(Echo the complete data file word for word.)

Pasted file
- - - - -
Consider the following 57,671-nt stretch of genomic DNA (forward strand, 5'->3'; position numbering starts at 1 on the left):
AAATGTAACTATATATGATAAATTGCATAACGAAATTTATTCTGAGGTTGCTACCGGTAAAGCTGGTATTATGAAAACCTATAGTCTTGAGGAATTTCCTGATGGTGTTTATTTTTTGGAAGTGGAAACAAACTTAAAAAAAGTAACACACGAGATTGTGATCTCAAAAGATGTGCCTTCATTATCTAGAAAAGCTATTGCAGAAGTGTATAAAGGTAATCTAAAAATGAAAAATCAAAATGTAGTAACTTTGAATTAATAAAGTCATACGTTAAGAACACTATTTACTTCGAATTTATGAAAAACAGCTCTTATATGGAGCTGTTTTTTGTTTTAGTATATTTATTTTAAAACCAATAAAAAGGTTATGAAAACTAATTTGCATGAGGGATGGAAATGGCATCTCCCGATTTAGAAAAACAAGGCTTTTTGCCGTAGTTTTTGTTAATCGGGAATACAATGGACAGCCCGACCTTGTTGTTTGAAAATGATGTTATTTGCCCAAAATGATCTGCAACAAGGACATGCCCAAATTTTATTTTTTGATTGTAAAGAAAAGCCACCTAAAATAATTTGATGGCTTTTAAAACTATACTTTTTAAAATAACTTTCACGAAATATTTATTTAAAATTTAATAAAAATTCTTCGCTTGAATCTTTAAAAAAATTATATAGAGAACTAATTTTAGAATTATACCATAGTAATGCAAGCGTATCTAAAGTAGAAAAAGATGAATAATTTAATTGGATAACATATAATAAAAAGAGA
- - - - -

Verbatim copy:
Consider the following 57,671-nt stretch of genomic DNA (forward strand, 5'->3'; position numbering starts at 1 on the left):
AAATGTAACTATATATGATAAATTGCATAACGAAATTTATTCTGAGGTTGCTACCGGTAAAGCTGGTATTATGAAAACCTATAGTCTTGAGGAATTTCCTGATGGTGTTTATTTTTTGGAAGTGGAAACAAACTTAAAAAAAGTAACACACGAGATTGTGATCTCAAAAGATGTGCCTTCATTATCTAGAAAAGCTATTGCAGAAGTGTATAAAGGTAATCTAAAAATGAAAAATCAAAATGTAGTAACTTTGAATTAATAAAGTCATACGTTAAGAACACTATTTACTTCGAATTTATGAAAAACAGCTCTTATATGGAGCTGTTTTTTGTTTTAGTATATTTATTTTAAAACCAATAAAAAGGTTATGAAAACTAATTTGCATGAGGGATGGAAATGGCATCTCCCGATTTAGAAAAACAAGGCTTTTTGCCGTAGTTTTTGTTAATCGGGAATACAATGGACAGCCCGACCTTGTTGTTTGAAAATGATGTTATTTGCCCAAAATGATCTGCAACAAGGACATGCCCAAATTTTATTTTTTGATTGTAAAGAAAAGCCACCTAAAATAATTTGATGGCTTTTAAAACTATACTTTTTAAAATAACTTTCACGAAATATTTATTTAAAATTTAATAAAAATTCTTCGCTTGAATCTTTAAAAAAATTATATAGAGAACTAATTTTAGAATTATACCATAGTAATGCAAGCGTATCTAAAGTAGAAAAAGATGAATAATTTAATTGGATAACATATAATAAAAAGAGA